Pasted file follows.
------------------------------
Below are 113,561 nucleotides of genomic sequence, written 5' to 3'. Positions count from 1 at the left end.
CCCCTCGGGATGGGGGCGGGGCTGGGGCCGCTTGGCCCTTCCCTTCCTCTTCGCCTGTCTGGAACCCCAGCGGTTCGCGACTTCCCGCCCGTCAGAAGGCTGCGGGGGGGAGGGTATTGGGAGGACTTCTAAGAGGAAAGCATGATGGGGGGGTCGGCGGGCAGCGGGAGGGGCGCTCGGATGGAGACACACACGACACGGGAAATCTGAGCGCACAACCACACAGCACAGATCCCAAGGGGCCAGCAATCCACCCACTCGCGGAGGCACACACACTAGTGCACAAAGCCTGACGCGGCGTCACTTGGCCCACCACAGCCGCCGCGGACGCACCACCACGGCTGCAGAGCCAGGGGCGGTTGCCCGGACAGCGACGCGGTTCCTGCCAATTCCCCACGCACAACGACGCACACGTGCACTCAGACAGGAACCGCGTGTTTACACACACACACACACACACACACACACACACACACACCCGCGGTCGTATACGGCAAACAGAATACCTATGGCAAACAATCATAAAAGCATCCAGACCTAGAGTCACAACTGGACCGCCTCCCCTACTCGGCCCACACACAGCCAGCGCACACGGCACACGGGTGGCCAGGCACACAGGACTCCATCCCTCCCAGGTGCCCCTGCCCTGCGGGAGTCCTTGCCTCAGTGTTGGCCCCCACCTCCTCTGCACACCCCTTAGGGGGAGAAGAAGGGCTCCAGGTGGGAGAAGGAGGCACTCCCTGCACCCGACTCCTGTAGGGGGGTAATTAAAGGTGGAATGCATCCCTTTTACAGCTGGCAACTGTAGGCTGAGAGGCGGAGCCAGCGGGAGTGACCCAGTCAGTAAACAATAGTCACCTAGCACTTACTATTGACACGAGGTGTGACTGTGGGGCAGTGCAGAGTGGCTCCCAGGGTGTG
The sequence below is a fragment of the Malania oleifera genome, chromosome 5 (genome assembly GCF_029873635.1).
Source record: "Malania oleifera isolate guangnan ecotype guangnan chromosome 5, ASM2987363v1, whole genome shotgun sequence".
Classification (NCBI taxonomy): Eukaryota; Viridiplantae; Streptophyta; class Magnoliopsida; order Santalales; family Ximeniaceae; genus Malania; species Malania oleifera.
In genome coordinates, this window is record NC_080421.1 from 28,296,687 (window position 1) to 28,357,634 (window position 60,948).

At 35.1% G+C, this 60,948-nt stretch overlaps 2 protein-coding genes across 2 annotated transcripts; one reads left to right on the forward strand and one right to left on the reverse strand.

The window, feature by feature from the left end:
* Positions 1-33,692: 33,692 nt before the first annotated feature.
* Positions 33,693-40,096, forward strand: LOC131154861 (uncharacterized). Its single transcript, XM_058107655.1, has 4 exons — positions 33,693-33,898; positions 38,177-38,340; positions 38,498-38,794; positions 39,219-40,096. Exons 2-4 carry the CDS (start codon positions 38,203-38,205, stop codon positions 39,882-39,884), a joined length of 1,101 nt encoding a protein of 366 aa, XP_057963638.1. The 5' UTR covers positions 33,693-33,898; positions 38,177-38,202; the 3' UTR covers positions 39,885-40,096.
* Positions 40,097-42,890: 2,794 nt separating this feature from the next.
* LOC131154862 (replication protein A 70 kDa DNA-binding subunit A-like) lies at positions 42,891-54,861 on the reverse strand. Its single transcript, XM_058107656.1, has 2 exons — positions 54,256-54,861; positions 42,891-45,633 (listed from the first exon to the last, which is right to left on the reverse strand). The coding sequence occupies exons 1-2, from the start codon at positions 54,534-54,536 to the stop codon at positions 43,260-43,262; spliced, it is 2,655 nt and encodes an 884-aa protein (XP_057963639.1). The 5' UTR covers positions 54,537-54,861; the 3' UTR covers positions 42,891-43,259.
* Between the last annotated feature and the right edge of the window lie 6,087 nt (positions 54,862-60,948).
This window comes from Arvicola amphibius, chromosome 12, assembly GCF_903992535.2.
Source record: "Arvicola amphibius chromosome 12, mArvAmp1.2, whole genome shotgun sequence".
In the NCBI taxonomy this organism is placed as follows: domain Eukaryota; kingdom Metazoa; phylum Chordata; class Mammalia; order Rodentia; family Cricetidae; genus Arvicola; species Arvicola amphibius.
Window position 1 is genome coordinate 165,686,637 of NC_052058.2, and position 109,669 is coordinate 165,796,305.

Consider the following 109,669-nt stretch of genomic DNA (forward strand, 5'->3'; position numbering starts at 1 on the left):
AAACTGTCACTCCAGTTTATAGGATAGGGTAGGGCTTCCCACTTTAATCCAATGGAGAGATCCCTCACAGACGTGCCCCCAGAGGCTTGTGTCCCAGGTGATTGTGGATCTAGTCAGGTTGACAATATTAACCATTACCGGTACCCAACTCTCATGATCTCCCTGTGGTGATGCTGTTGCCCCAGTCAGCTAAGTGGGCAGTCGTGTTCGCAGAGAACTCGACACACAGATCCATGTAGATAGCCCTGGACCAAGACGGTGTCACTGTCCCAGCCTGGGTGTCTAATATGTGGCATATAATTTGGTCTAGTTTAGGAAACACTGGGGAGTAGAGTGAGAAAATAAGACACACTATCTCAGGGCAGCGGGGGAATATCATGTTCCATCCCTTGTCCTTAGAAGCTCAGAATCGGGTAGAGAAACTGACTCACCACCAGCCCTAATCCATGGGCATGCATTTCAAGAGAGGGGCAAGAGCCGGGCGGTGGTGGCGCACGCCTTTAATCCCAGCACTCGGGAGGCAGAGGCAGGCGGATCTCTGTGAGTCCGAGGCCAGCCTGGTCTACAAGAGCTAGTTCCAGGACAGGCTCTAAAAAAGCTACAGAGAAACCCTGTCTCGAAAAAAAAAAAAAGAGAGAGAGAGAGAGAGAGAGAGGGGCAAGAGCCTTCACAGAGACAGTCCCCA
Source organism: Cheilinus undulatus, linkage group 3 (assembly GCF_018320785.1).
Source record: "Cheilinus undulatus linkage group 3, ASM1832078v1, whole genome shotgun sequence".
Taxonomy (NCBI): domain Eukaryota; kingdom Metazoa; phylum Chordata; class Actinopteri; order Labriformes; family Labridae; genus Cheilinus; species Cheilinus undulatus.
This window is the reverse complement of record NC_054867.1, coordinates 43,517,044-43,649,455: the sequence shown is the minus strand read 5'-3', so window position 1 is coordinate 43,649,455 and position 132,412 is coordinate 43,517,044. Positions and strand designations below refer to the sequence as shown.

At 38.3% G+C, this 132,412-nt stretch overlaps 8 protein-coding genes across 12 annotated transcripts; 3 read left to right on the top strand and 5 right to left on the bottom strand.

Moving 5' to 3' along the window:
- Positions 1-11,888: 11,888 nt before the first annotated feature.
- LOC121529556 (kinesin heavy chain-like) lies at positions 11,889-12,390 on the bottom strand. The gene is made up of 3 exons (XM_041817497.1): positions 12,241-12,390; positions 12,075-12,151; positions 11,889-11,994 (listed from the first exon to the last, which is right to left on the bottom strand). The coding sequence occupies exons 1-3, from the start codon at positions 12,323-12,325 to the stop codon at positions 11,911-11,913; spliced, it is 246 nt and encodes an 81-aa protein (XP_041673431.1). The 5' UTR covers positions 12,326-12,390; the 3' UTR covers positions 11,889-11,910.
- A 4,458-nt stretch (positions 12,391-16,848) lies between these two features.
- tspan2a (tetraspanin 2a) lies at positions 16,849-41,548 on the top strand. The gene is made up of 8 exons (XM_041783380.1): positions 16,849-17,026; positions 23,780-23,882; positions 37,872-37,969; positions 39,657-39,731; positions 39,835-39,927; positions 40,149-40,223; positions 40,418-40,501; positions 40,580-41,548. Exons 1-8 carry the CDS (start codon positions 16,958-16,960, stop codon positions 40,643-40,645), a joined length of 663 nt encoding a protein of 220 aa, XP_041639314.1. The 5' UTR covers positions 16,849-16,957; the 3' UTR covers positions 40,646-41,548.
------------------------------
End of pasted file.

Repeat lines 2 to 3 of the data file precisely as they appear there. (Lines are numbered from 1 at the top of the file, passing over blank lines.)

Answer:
CCCCTCGGGATGGGGGCGGGGCTGGGGCCGCTTGGCCCTTCCCTTCCTCTTCGCCTGTCTGGAACCCCAGCGGTTCGCGACTTCCCGCCCGTCAGAAGGCTGCGGGGGGGAGGGTATTGGGAGGACTTCTAAGAGGAAAGCATGATGGGGGGGTCGGCGGGCAGCGGGAGGGGCGCTCGGATGGAGACACACACGACACGGGAAATCTGAGCGCACAACCACACAGCACAGATCCCAAGGGGCCAGCAATCCACCCACTCGCGGAGGCACACACACTAGTGCACAAAGCCTGACGCGGCGTCACTTGGCCCACCACAGCCGCCGCGGACGCACCACCACGGCTGCAGAGCCAGGGGCGGTTGCCCGGACAGCGACGCGGTTCCTGCCAATTCCCCACGCACAACGACGCACACGTGCACTCAGACAGGAACCGCGTGTTTACACACACACACACACACACACACACACACACACACACCCGCGGTCGTATACGGCAAACAGAATACCTATGGCAAACAATCATAAAAGCATCCAGACCTAGAGTCACAACTGGACCGCCTCCCCTACTCGGCCCACACACAGCCAGCGCACACGGCACACGGGTGGCCAGGCACACAGGACTCCATCCCTCCCAGGTGCCCCTGCCCTGCGGGAGTCCTTGCCTCAGTGTTGGCCCCCACCTCCTCTGCACACCCCTTAGGGGGAGAAGAAGGGCTCCAGGTGGGAGAAGGAGGCACTCCCTGCACCCGACTCCTGTAGGGGGGTAATTAAAGGTGGAATGCATCCCTTTTACAGCTGGCAACTGTAGGCTGAGAGGCGGAGCCAGCGGGAGTGACCCAGTCAGTAAACAATAGTCACCTAGCACTTACTATTGACACGAGGTGTGACTGTGGGGCAGTGCAGAGTGGCTCCCAGGGTGTG
The sequence below is a fragment of the Malania oleifera genome, chromosome 5 (genome assembly GCF_029873635.1).